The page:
Somewhere down south, nestled in the Appalachian foothills, there’s a small town called Old Hundred. Main street consists of a general store, a barber shop, a town hall, and a chapel. It boasts a population of 173 citizens (not including Mrs. Simpson’s upcoming eighth child). They fly the flag proudly, root for the home team, and watch each other’s backs. But the gang of kids in Old Hundred is constantly up to mischief: so grab a sweet tea an’ I’ll give a few examples!
Two Shovels and a Cow
One day it was summer, the next; it was fall. That was what the calendar said. But a calendar in Old Hundred, a little town somewhere down south, doesn’t always readily comply with the weather outside. It was (to the shock of some newcomers from Vermont) the exact same as it had been all throughout the summer—hot.
Unfortunately, one thing did change. School started up again, and two little boys who never left each other’s side suddenly found themselves in the third grade. One was nervous and a bit lost, the other sauntered in perhaps more confident than he should have been.
One particular Saturday the weather changed its mind abruptly, and the cloudless sky and carefree breeze beckoned the young chums outside. They were fresh from a night at Tad’s Aunt Carol’s house, and after a hurried bowl of grits for each, they bounded outside and brainstormed for the best way to spend the day. It didn’t take long for a lightbulb to form. Armed with imaginations, shovels, and fresh molasses cookies, they started walking.
“Where are we going?” asked Noah.
“We’re going to find some buried treasure,” Tad replied resolutely. He carried each shovel over both his shoulders as staunchly as if they were loaded muskets.
Noah gingerly shifted the package of cookies under his arm. To him, that was the treasure. And Aunt Carol had just handed it to them, no digging required. “We don’t even have a map. How do you find buried treasure without a map?”
“We dig,” grinned Tad. “I say we find the least likely place and start there.” The breeze playfully swished his dark, wavy hair and gave his eyes a mischievous sparkle. His upturned nose and spray of freckles besides finished off the effect of an impish elf.
Noah was skeptical of his friend’s plan, but decided that a Saturday this nice probably shouldn’t be spoiled with particulars. Winking through the leaves above him, the sun played tricks on his straight, strawberry blond hair. Noah took a great, deep breath of the sharp, cool air and a healthy glow entered his pale face.
“Over here!” Tad was already astride a fence, ready to enter an old cow pasture and leave the shady trail.
“You’re sure we can go in there? Isn’t it trespassing?” asked Noah.
“Sure, I’m sure! Been in here dozens of times.” Tad hopped down on the other side, shovels clanging. “It’s ol’ man McDonald’s place. He doesn’t use it for anything anymore, so we won’t be botherin’ anybody.”
Noah very carefully scaled the fence, holding the precious package out of the way so as not to crush it. Tad was already halfway up the slope, looking around thoughtfully. “Alrighty,” he drawled. “Right here’s good as anyplace. Nobody’d ever think of pirates hidin’ booty here!”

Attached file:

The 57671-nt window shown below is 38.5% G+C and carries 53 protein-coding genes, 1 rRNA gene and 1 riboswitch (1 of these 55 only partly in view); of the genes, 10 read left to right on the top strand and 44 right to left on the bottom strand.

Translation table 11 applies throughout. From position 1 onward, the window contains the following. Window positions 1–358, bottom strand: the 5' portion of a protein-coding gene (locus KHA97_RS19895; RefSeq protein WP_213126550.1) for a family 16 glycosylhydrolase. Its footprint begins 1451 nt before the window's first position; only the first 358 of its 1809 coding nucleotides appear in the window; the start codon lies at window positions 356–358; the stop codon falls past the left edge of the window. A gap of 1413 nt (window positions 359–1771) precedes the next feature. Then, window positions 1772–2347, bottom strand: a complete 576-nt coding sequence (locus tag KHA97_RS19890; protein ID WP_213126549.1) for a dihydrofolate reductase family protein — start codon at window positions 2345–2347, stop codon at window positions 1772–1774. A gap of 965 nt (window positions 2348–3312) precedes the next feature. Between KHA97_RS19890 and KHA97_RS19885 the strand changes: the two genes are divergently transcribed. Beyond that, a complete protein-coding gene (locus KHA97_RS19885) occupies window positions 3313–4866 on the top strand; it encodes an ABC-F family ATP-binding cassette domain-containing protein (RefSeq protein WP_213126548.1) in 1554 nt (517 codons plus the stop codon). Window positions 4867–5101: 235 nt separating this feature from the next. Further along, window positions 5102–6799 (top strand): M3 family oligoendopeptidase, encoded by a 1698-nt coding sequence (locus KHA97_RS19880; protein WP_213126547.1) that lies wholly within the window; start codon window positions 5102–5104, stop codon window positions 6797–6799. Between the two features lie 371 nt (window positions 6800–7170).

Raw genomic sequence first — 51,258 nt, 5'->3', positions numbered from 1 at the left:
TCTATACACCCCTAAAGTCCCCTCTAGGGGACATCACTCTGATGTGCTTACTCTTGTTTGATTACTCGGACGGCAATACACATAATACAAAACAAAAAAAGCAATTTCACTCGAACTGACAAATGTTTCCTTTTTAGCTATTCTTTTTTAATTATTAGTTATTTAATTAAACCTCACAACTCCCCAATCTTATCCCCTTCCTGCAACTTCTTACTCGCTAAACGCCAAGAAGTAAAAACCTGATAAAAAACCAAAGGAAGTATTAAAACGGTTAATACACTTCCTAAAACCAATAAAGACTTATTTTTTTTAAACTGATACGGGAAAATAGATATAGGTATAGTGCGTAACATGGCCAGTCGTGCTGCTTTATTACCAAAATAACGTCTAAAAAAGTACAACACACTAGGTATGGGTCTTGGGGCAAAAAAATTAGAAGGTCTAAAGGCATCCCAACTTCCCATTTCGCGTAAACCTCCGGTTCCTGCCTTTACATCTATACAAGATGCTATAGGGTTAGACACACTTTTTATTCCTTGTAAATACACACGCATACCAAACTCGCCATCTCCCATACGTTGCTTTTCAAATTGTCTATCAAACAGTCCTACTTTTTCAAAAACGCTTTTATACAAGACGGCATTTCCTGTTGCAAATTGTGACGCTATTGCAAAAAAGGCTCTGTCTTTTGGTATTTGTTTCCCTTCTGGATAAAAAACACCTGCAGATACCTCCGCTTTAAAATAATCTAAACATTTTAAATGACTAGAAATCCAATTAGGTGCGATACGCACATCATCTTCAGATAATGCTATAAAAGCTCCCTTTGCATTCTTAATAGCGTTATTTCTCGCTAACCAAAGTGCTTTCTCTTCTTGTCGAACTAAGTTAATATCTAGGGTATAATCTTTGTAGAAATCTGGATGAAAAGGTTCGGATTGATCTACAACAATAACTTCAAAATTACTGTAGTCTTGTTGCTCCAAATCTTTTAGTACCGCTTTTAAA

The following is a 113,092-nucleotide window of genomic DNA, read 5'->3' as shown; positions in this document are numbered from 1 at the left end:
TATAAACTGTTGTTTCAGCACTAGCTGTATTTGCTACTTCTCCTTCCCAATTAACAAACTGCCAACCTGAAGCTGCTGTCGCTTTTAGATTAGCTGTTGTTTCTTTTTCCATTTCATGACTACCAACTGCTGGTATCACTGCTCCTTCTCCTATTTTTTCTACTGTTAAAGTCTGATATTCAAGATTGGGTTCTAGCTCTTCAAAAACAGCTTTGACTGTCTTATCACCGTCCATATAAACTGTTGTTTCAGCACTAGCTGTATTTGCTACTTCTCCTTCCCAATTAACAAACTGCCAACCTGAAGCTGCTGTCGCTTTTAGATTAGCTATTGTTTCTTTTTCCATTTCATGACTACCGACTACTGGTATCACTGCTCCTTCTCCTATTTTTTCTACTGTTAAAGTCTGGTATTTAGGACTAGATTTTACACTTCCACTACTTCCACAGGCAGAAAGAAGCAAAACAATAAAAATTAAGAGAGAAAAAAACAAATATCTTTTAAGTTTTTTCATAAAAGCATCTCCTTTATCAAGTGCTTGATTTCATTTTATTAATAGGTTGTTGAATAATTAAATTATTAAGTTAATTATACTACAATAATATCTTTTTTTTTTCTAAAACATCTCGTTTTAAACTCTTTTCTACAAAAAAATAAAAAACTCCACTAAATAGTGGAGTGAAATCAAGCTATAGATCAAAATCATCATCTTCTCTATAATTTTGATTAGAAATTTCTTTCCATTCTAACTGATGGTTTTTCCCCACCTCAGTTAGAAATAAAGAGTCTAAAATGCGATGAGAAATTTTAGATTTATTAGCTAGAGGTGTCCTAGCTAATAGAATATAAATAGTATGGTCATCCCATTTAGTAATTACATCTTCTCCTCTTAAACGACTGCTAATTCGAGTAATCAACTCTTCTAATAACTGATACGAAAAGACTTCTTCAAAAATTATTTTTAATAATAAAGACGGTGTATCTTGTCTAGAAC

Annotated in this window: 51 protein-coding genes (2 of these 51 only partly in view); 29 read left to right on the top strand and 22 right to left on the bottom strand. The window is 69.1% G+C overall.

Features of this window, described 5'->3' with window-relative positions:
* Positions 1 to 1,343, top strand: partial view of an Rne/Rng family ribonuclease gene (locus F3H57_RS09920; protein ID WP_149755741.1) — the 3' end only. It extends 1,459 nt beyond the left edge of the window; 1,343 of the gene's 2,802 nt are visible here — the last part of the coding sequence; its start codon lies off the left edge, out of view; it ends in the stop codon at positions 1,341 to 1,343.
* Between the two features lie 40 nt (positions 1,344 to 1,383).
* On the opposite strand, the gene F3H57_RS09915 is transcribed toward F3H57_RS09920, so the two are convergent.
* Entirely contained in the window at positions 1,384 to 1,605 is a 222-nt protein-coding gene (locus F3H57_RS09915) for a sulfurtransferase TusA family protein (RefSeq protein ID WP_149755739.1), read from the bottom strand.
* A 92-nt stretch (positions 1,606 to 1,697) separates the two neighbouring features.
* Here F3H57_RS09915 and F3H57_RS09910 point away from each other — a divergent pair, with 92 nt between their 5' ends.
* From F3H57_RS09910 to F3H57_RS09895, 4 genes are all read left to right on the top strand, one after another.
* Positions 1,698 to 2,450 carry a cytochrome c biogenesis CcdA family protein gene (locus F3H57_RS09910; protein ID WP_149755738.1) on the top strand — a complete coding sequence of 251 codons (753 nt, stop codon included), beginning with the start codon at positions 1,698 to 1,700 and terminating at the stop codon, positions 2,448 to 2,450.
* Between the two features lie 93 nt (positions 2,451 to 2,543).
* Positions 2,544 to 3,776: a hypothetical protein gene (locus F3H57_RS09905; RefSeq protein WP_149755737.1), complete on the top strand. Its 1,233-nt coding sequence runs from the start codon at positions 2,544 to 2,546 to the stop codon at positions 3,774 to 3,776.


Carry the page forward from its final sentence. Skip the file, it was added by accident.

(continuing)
“Then why did we?” Noah was puzzled.
“Because pirates don’t really want their treasure to be found!” Tad said deliberately. “They put it in the places nobody’d think to look—like in the middle of an old cow pasture. Only geniuses like us are able to track it down. Here! Take a shovel.”
So they began to dig. The soil was sandier here in the open pasture, and easier to lift. Before they knew it, the boys had excavated a good amount. The sun was climbing higher, and the friends became dirtier and sweatier as time went on. After such a long time, Noah started to get discouraged, and stopped more often to wipe the grime from his face. Tad was relentless.
All at once, he let out a whoop. Noah sprang up and they bent low over an oddly shaped object caked in soil. Tad reverently picked it up and wiped it off—then threw it away disgustedly.
“All that work—for a cowbell?” This time he speared the ground with his shovel and flopped down beside Noah. “Those pirates sure were crafty. They just knew I’d look here!”
“Hey, Tad—maybe let’s play something else now.” Noah was looking at the hole and grinning.
Tad didn’t see anything to be grinning about. “Why should we? I’d rather find some buried treasure.”
“Well,” prodded Noah, “Look how big our hole is! If we kept digging, we could make it into a cave to play all sorts of things in.”
Tad jumped up. “Hey, yeah! We could be a band of outlaws, hiding out in the wilderness!”
They grabbed their shovels once again, and made dirt fly. By the time Noah remembered the molasses cookies, they had made such a hole that both little boys could just stand up in it and walk around. It was late afternoon by now, and their stomachs had stopped them before they had dug a tunnel to the other side of the hill. Tad boosted out Noah, who returned with his real treasure—cookies. They found the coolest part of the hole to sit in and munched away happily.
“Wow, what a day!” rejoiced Tad. “Maybe after school we could bring Willy and Curt over and make it even bigger!”
After each had downed nearly half a dozen cookies, they were ready to begin work on an underground cavern. Then Noah stopped.